Warning: THE VOID WIKI IS DEPRECATED. It is no longer being maintained, contains outdated and incorrect information, and will eventually be shut down. Please refer to the Void Handbook, https://docs.voidlinux.org/, for the official documentation. If you can't find the information you're seeking, please raise an issue at https://github.com/void-linux/void-docs/issues

Live Images

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Revision as of 19:01, 14 September 2017 by Tactica (talk | contribs) (→‎From Linux/BSD/OS X/Windows onto a DVD/CD: Converted red links to pkg template.)
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Void Linux provides live images containing a base set of utilities as well as an installer to install a Void system on your computer. All live images and rootfs tarballs are available here.

Void provides glibc-based live images for both i686 and x86_64, as well as musl-based live images for x86_64-compatible processors.

System requirements

These are the minimum system requirements when using a live base image i.e. an image without a bundled Desktop Environment:

Architecture CPU RAM Storage Network
x86_64-glibc EM64T 96MB 350MB Ethernet/Wifi*
x86_64-musl EM64T 96MB 350MB Ethernet/Wifi*
i686-glibc Pentium 4 (SSE2) 96MB 350MB Ethernet/Wifi*

*Networking is required to download additional packages while using the live image as well as to perform a network-based install

Linux beginners are suggested to select from one the following flavours bundled with ready-to-try desktop environments instead.


Additional live images with flavours (an additional desktop environment with autologin) are also available. Here's a quick overview of the main components and applications included with each flavour:

Enlightenment Cinnamon LXDE LXQT MATE XFCE
Window Manager Enlightenment Window Manager Mutter (Muffin) Openbox Openbox Metacity (Marco) xfwm4
File Manager Enlightenment File Manager Nemo PCManFM PCManFM-Qt Caja Thunar
Web browser Firefox ESR Firefox ESR Firefox ESR QupZilla Firefox ESR Firefox ESR
Terminal Terminology gnome-terminal LXTerminal QTerminal MATE terminal xfce4-Terminal
Document viewer - - - - Atril (PS/PDF) -
Plain text viewer - - - - Pluma Mousepad
Image viewer - - GPicView LXImage Eye of MATE Ristretto
Archive unpacker - - - - Engrampa -
Other Mixer, EConnMan (connection manager), Elementary Test LXTask (task manager), MIME type editor Screen grabber Screen grabber, file finder, MATE color picker, MATE font viewer, Disk usage analyzer, Power statistics, System monitor (task manager), Dictionary, Log file viewer Bulk rename, Orage Globaltime, Orage Calendar, Task Manager, Parole Media Player, Audio Mixer, MIME type editor, Application finder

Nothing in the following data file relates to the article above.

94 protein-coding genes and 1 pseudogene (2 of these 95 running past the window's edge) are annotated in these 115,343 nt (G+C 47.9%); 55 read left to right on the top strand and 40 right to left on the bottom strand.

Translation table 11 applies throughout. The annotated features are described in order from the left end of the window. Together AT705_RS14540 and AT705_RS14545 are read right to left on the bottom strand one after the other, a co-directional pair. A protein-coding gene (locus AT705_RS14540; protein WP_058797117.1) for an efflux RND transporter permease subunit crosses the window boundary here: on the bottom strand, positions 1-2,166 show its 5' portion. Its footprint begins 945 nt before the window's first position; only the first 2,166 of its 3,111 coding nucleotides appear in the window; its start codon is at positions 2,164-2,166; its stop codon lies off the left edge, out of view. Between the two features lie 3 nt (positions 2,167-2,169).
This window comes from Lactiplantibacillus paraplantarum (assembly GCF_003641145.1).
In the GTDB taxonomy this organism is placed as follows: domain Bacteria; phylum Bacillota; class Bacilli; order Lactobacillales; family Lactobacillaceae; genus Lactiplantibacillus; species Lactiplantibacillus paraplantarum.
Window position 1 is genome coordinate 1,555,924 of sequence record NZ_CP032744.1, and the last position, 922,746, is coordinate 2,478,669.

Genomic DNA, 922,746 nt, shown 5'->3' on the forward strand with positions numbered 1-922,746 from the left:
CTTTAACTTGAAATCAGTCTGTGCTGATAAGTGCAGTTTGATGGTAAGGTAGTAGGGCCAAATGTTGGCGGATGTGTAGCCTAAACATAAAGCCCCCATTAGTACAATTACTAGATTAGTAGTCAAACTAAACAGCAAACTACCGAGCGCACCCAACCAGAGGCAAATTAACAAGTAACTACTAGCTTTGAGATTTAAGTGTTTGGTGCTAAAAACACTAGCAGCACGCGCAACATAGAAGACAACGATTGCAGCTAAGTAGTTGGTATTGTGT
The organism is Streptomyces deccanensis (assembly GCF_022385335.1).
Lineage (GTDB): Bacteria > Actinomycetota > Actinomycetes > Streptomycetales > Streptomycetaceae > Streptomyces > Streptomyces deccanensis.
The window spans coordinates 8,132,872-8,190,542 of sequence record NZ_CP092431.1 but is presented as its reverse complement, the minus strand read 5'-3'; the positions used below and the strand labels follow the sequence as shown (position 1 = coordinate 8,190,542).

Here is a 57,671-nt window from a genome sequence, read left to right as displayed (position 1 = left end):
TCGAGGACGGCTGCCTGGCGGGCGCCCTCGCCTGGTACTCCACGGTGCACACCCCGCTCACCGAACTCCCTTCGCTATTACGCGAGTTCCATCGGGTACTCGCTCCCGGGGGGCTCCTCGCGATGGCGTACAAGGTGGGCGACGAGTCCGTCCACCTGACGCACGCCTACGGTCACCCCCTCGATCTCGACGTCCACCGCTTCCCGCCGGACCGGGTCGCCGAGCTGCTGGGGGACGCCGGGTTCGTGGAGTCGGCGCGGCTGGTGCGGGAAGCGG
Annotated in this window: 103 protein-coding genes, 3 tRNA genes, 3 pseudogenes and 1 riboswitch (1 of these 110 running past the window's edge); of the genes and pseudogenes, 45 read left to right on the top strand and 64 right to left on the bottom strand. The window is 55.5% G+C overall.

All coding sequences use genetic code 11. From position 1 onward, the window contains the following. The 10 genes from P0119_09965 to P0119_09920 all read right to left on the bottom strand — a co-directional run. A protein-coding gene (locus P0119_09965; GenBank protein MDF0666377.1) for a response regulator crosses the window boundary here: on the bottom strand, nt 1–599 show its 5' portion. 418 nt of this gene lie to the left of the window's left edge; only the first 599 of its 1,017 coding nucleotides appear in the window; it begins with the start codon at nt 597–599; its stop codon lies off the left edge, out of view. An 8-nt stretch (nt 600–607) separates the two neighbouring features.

Please note that the system requirements for these graphical live images are higher and will vary depending on which desktop environment you choose. Also, currently some images can be problematic:

Writing a live image to an USB drive

Please note that Void Linux ISOs are USB bootable by default, so you just need to write the image to the usb/cd/dvd drive with dd, no special tools are required.

First, identify your usb's current device name. At a plain shell prompt:

$ sudo fdisk -l

From the output, you might determine that the device name is /dev/sdc or otherwise, but for safety's sake, it will appear here as /dev/sdx.

Other utilities that could help identify the device name for your usb key include Parted(sudo parted -l may display your USB as UFD - USB flash drive), Disks (gnome-disk-utility) and lsblk.

Then, ensure that that device is unmounted. Change sdx in the following line to your usb's device name:

$ sudo umount /dev/sdx

Change to the directory where your .iso was downloaded to. For example:

$ cd /home/yourusername/Downloads
Warning: The following instruction will destroy data on whichever device is being referred to. Proceed with caution.

Change the following line to display the correct image name and correct device name. Note sdx; sdb2, sdc1, etc. would be incorrect as they refer to partitions.

$ sudo dd bs=4M if=void-live-x86_64-20170220-lxde.iso  of=/dev/sdx  && sync

From Windows onto a USB device

If you must use Windows to write the image and are looking for a GUI based app, USBWriter is proven to work on pendrives (USB sticks) and even SD cards. Most USB writers for Windows that promise to get the job done tend to mangle the data in such a way that the media isn't bootable at all.

From Linux/BSD/OS X/Windows onto a DVD/CD

Disk burning applications may be used to burn the .iso - not copy it as a single file - onto a DVD. Void Linux's base images may fit on larger CDs (image sizes are described above). Note: Response times during live sessions running from DVDs/CDs will be markedly slower than those running from a USB or hard drive.

From Linux, disk burning applications include xfburn, k3b and brasero.


Live images include two accounts:

Username Password
root voidlinux
anon voidlinux

The anon account is a member of the wheel group, which allows you to run sudo to escalate privileges in order to run administrative commands.

To start the installer, run void-installer as root or sudo void-installer as anon.